Reilly also wrote that “video recordings, chats should not be a part of the minutes and should be deleted.  They serve no purpose but to humiliate and personally attack board members or the public.”

Advice to destroy notes and recordings

In one of the two sources cited in Reilly’s email, Jeanette Panning of the American Geophysical Union published in a resource page of the American Society of Association Executives website says that “once the minutes are approved, destroy any notes and audio or video recordings of the meeting. The final approved minutes should be the only record of the meeting that you distribute and keep.” Reilly’s suggestion amplifies that idea calling it “required.”

While private associations may do this to limit litigation, liability or transparency, public boards — especially in Vermont — are required to follow a much different standard. The public records law — 1 VSA 317 a. (b) — makes it illegal for a custodian of public records to “destroy, give away, sell, discard, or damage any record or records in his or her charge, unless specifically authorized by law or under a record schedule …” Willful violation of this is punishable by a fine of between $50 and $1,000 per offense.

For her part, Panning said in emails with The Telegraph that she wrote the article for the Good Counsel  column in the  publication Associations Now during her tenure on the legal committee for the ASAE. Panning said that the advice was the best practice for an association board, but she said she cannot speak to its use by a school board and that her advice would be to seek legal counsel appropriate to the board’s situation.

The second reference cited in the email to Fromberger is from the Diligent website that sells BoardDocs, a cloud-based software for various board functions.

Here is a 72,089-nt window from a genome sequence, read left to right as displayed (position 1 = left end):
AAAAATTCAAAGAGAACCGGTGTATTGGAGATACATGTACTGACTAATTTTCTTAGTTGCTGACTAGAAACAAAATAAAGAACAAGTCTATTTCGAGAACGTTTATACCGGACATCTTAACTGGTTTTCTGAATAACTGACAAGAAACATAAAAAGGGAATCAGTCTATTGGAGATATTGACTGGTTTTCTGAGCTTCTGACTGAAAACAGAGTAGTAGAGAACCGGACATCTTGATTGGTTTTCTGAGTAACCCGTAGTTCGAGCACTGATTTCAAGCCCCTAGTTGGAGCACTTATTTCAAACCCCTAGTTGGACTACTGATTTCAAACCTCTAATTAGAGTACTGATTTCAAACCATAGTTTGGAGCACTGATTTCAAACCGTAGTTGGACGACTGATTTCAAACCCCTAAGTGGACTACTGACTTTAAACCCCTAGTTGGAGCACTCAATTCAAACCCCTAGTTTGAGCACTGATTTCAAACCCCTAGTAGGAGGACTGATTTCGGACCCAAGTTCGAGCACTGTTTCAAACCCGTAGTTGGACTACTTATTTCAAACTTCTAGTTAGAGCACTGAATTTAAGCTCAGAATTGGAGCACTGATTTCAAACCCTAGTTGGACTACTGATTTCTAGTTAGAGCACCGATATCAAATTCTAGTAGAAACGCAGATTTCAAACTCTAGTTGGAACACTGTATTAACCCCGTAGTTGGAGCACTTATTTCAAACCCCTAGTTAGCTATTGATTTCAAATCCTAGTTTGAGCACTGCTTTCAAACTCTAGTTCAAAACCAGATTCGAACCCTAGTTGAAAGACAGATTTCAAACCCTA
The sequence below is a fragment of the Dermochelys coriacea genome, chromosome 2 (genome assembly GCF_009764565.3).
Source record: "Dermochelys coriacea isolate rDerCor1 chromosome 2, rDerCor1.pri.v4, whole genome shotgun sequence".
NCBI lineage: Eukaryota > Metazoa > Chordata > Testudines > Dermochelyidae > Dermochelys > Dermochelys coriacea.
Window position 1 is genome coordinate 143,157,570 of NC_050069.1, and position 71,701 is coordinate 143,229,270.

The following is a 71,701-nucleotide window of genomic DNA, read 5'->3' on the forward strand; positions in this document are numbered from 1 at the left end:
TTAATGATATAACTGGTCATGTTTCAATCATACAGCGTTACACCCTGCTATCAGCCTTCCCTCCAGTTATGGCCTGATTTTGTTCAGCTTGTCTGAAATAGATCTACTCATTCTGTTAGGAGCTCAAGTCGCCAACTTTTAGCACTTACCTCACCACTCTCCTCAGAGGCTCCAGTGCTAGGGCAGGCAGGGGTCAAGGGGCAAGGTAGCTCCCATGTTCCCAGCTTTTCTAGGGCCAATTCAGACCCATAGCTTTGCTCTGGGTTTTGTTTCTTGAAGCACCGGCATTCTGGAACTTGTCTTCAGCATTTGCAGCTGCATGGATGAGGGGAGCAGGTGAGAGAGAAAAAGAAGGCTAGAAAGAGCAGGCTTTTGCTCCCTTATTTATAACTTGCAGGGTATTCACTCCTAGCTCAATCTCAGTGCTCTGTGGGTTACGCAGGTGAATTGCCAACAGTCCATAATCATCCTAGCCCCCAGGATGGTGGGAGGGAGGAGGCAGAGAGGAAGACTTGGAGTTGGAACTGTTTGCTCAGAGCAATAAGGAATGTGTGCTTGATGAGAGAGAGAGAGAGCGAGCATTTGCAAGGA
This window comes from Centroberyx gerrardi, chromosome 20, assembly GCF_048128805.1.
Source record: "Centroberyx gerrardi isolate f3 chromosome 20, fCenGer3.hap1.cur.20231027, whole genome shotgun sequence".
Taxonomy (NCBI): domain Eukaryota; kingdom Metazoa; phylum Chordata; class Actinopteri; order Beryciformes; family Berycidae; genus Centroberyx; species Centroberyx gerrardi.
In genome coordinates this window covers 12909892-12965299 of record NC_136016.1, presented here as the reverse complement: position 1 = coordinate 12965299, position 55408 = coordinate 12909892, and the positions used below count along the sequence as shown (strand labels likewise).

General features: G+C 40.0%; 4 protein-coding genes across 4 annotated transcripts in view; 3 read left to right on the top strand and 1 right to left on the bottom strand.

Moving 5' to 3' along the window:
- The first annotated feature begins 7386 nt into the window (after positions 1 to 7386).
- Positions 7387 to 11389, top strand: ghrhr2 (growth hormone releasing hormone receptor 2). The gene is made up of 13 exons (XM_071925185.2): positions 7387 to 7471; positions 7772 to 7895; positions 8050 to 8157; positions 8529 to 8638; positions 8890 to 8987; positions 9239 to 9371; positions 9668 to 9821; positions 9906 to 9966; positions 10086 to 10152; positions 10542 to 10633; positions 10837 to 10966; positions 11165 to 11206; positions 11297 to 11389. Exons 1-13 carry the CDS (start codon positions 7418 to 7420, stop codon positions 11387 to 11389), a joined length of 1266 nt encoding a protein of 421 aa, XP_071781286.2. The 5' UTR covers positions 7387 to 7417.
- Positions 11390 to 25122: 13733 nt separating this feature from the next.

In a statement on Tuesday, May 25, recording secretary Wilson said, “I have been serving the various school boards in this area for the past sixteen-plus years. While I have long included more than the statutory minimum in the board meeting minutes, I welcome board member feedback, but look to the board as a whole for direction regarding the content of those minutes.”

The Telegraph contacted Reilly to set up an interview on the subject. After several emails, Reilly wrote: “I can’t imagine what you could write about. I seriously don’t believe my suggestions for meeting minutes, yet to be discussed, are newsworthy. Unless, someone put a spin on it. I guess I’ll wait to read your article.”

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  1. Linda Diak says:

    It should be on reporting/clarity/readability. In those areas, the Telegraph excels.

  2. David Waldmann says:

    I have always assumed that the “Vote” was regarding the accuracy, clarity and readability of the article. Based on my reading of the article it should be rated at 4-5, unless there are gross inaccuracies of which I am unaware.

    I get the impression that many people vote on their opinion of the content of the article, as in whether they like what happened or not.

    So it brings up the question – are we supposed to vote on Content or Reporting? Or am I being to analytical?